Recovery and reuse of TiO2 and other pigments from paint waste
Licentiate thesis, 2014
Titanium dioxide (TiO2) has numerous applications in our society, most notably as a white pigment in products such as paint, paper and plastic. Since 2010 there has been a sharp increase in the demand for and price of TiO2. As a result new and innovative ways of TiO2 production are needed. One potential source for recovering of TiO2 could be from waste paint. Not only could a recycling or recovery process for paint residues give paint manufacturers a new source of pigment, it would also give the industry a way of handling production waste and leftover paint products.
In this work the possibility of replacing virgin pigments with inorganic residues from a waste paint pyrolysis process has been investigated. TiO2 and commonly used extender pigments were characterised using thermogravimetric analysis (TGA), X-ray diffraction (XRD) and specific surface area measurements (BET-N2) before and after the pyrolysis process. The inorganic residues from the pyrolysis were used in two different types of paint formulations as pigment replacement. The properties of the paints based on the pyrolysis residues were compared to the properties of paints based on virgin material.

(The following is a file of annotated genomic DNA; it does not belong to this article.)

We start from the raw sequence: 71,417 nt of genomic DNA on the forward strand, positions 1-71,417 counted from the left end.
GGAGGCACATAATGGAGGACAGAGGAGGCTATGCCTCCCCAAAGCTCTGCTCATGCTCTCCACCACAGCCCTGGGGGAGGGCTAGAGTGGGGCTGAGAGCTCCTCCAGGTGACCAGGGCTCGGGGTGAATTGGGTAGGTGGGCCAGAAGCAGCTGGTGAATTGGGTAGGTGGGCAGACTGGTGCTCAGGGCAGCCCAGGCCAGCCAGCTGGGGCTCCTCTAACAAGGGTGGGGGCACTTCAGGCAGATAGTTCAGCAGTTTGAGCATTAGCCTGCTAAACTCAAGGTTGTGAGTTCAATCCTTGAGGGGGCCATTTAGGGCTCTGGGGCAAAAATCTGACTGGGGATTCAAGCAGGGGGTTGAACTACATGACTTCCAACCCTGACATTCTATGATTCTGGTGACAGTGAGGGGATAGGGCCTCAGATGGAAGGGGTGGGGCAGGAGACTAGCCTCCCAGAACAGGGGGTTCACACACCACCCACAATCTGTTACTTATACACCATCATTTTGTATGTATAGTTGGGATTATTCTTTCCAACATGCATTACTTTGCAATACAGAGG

Results showed the crystal structures of the major pigments were left intact following the pyrolysis recovery process. Additionally, the recovery process had a negligible effect on the surface areas of all pigments except TiO2. The paints made from recycled material had acceptable opacity and gloss, but also showed surface defects due to poorly dispersed pigments and a decrease in whiteness.